I Can’t Accept That: University Challenge, Jungle And How Glibness Creates Bad History

A viral question about jungle on University Challenge gave everyone the chance to be an expert and get a few laughs – but it also revealed some pernicious underlying assumptions, says Joe Muggs.

“We need jungle…. We need jungle…. W-e-e-e-e-e n-n-e-e-e-e-d-d j-j-u-u-u-u-n-n-g-g-l-l-e…” On music social media and beyond it’s become a relentless refrain this last week, ever since the team from the University of Aberdeen was admonished by Amol Rajan for answering “drum & bass” to a music history question on University Challenge. Her answer and his correction was instantly seized on by a legion of wags, sampled, and plonked over beats of various quality. I’ve got a horrible nagging feeling one or other big name is going to play something out and it’s going to be a refrain as ubiquitous in raves this year as “Baddadan” was in 2023.

I say horrible, because although obviously the sampling of the clip is an irresistible bit of fun in and of itself, and we in the know can all have a good old laugh at the unworldly nerds who don’t know their rough and rugged dance music, the incident itself was just that little bit “off”. Both it and the discourse that’s followed have helped to ossify some insidious cultural assumptions. First up, and most fundamentally: the question was a mess. Given its wording, Rajan or whoever made the ruling was – and I can’t emphasise this enough – just wrong not to allow “drum & bass”.

The problem was the examples given in the question. Boundaries between styles are messy and porous at the best of times, but even so the question as phrased was almost specific enough to justify insisting on “jungle”. The references to rave, reggae soundsystem culture and “early 90s” would’ve worked. Jungle (or, early on, “jungle tekno”), after all, came together with those influences as a nascent scene in 1992 via the likes of Ibiza Records – and in fact A Guy Called Gerald, cited in the question, made the still brilliant ‘King Of The Jungle’ in 1992. “Drum & bass” as a phrase was in circulation but had far less specific meaning at the time, so there’s a solid argument to be made that jungle was earlier.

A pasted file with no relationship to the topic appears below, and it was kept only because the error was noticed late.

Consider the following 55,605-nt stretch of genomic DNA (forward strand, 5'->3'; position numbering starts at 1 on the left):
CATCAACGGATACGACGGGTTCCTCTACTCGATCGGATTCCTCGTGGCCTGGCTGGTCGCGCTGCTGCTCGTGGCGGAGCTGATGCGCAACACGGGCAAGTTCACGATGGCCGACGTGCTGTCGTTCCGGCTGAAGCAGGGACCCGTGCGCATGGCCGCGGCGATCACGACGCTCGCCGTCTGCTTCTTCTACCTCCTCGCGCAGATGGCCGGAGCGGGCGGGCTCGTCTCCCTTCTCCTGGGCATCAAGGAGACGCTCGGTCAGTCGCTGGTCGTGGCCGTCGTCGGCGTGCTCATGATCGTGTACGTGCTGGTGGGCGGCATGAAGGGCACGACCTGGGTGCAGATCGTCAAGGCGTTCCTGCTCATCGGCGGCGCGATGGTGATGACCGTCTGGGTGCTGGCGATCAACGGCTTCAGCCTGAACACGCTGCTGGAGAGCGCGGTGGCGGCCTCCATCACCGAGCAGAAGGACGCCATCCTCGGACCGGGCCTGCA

But Gerald was not a good example to give. Even though he made jungle as such, outside of hyper-specialist music discourse, if anyone’s heard of his name it’d be in connection with ‘Voodoo Ray’, i.e. an acid house classic – and even his jungle tunes were deeply idiosyncratic and not really played on the scene outside his immediate circle in Manchester. It’s kind of like citing James Blake as a defining dubstep artist: his early tunes are, structurally, dubstep. He was even played and loved by dubstep heads. But if you asked someone to “name the genre exemplified by James Blake” you’d throw them right off.